The Clay Bird
Directed by Tareque Masud. Screenplay by Mr. Masud and Catherine Masud. Music by Moushumi Bhowmik. Cinematography by Sudhir Palsane. Edited by Catherine Masud. With Nurul Islam Bablu, Russell Farazi, Jayanto Chattopadhyay, Rokeya Prachy. 95 minutes. France/Pakistan/Bangladesh; originally released in 2002.
Available on DVD from Milestone Films, $29.95. Call them at (800) 603-1104.
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Synopsis: Set against the backdrop of the turbulent period in the late 60's leading up to Bangladesh's independence from Pakistan, Matir Moina (The Clay Bird) tells the story of a family torn apart by religion and war. A young boy, Anu, is sent off to a strict Islamic school, or madrasa, by his deeply religious father Kazi.
As the political divisions in the country intensify, an increasing split develops between moderate and extremist forces within the madrasa, mirroring a growing divide between the stubborn but confused Kazi and his increasingly independent wife. Touching upon themes of religious tolerance, cultural diversity, and the complexity of Islam, Matir Moina has universal relevance in a crisis-ridden world.
After recently viewing Tareque Masud’s The Clay Bird
I realized I have now seen two Bangladesh movies. The difference is this one does not star George Harrison.
All right, all right. I promise—no more Mr. Wiseguy.
There has been a tremendous movement in Asian cinema in the last twenty years or so, one that has been especially significant in the Muslim world. Iran has produced at least two major filmmakers—Abbas Kiarostami and Majid Majidi—who are clearly among the finest on the planet today. In an era when cleverness passes for brilliance and sadism equals coolness, it is almost overwhelming to watch beautiful, deeply moving films like Children of Heaven
or The Color of Paradise
, films made with genuine artistry and steeped in classical cinema. Imagine: living filmmakers who have more in common with Renoir and Dreyer than Spielberg and Scorsese (sorry Marty).
The Clay Bird
, Masud’s memoir of 1960s Bangladesh—a land about to be torn apart by civil war—is an engrossing and at times touching film. But its sensibility has more in common with Richard Attenborough’s epics than classical cinema. Like most current dramatic Hollywood films today, it tries to shoehorn too many threads into one ninety-minute tale. A boy sent away to an oppressive religious school by a zealous father; a sick sister; an oppressed mother; a kind uncle who is a Marxist; a boy at the school chastised and losing his grip on reality; two teachers at the school, one kind and nurturing the other cold and cruel; all set against the history of political turmoil that led to the brutal civil war of the early 1970s. The result is that none of the individual stories or characters are full or satisfying and the historical/political dimension of the film is rather flimsy.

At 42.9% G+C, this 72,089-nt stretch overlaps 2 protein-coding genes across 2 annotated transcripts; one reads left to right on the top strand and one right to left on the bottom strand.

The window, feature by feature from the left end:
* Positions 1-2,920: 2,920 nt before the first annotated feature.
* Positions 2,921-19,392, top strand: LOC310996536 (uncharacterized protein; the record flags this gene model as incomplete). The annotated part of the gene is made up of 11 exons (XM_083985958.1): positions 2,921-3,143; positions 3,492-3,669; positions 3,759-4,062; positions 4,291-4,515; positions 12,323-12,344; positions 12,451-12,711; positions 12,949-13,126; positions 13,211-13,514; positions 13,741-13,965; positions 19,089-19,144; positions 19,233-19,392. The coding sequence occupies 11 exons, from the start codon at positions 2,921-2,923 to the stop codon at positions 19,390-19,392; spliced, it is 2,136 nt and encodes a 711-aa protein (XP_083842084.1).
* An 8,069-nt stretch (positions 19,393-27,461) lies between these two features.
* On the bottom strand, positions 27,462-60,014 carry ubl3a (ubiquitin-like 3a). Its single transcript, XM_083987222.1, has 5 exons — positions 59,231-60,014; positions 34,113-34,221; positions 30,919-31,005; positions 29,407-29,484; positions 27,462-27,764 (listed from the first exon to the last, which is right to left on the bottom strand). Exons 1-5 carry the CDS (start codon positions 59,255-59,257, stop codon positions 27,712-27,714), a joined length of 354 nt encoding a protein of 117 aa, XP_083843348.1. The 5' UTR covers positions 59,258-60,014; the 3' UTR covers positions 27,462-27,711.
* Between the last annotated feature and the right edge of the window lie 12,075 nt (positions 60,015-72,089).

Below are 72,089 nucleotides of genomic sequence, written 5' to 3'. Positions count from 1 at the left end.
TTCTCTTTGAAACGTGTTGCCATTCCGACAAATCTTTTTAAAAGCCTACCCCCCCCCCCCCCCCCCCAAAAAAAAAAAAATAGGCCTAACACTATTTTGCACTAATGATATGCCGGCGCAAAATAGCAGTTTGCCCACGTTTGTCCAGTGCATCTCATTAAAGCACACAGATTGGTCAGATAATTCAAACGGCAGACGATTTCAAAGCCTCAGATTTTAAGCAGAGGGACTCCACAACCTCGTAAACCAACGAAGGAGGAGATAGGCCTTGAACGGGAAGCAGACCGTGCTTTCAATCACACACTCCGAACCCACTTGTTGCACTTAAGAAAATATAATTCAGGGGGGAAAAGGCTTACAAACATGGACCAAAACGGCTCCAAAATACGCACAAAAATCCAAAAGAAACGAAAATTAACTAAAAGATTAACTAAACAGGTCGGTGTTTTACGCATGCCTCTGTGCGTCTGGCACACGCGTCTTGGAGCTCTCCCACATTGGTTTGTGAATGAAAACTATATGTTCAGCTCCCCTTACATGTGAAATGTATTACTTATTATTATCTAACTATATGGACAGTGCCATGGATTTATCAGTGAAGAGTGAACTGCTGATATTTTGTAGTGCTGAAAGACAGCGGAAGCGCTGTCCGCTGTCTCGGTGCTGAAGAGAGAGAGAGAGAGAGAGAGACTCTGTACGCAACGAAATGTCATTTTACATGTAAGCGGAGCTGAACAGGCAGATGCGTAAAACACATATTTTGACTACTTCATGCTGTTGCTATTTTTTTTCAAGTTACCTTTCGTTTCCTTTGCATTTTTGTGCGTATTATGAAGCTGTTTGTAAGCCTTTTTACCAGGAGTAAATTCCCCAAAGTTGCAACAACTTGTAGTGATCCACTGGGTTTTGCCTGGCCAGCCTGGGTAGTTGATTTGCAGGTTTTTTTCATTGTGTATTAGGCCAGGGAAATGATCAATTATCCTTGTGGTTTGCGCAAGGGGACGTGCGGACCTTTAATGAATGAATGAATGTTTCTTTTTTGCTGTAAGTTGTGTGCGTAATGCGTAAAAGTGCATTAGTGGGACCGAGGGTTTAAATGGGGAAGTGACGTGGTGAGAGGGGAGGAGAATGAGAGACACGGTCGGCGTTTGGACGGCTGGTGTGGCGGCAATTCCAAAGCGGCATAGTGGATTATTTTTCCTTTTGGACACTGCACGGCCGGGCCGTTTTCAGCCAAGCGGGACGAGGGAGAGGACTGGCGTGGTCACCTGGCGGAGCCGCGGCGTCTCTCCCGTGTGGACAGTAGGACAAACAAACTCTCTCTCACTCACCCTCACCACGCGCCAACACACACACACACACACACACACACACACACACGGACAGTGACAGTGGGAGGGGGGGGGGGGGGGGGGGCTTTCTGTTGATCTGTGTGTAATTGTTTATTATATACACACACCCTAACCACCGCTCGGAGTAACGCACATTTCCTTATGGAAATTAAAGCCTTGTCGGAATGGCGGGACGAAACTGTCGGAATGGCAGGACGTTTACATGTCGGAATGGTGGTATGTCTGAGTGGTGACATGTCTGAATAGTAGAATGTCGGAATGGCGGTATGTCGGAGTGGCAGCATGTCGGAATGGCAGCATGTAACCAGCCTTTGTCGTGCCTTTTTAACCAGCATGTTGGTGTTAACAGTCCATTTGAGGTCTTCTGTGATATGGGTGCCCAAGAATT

Having said that, The Clay Bird
does have its merits. The opportunity to simply see an otherwise overlooked culture is wonderful. The beauty of the country and its people is a pleasure to the eye. The film is most enlightening when it focuses on the ‘insignificant’ things of these lives, rather than trying to make everything symbolic and ‘meaningful.’
The film also presents the conflicts of Islam (and by extension all religions) that are now, finally, of importance to the West. The battle between the God-fearing and the God-loving runs throughout the entire picture. There’s even a musical number that has an Islamic singing debate, like one of those rap-battles in 8 Mile
, between an orthodox woman and a more liberal Sufi man. The song, like most of the film’s music, is fantastic and, again, something that brings the beauty of the culture to the forefront.
Ultimately, the existence of non-Japanese Asian (and all third world) cinema is still a secret to most westerners…other than Bollywood. The majority of work remains unknown. But there is so much to see! I encourage you to take a few weeks to seek out and rent (or queue up) films like those mentioned earlier, and after them try The Clay Bird
. Skip the Hollywood product for a while and explore the world we live in. Before it completely blows up.
Above: Tareque and Catherine Masud are filmmakers based in Dhaka, Bangladesh. Through their production company, Audiovision, they have produced numerous documentaries and shorts. The Clay Bird is their first feature film. ____________________
Copyright © 2006 by Nelhydrea Paupér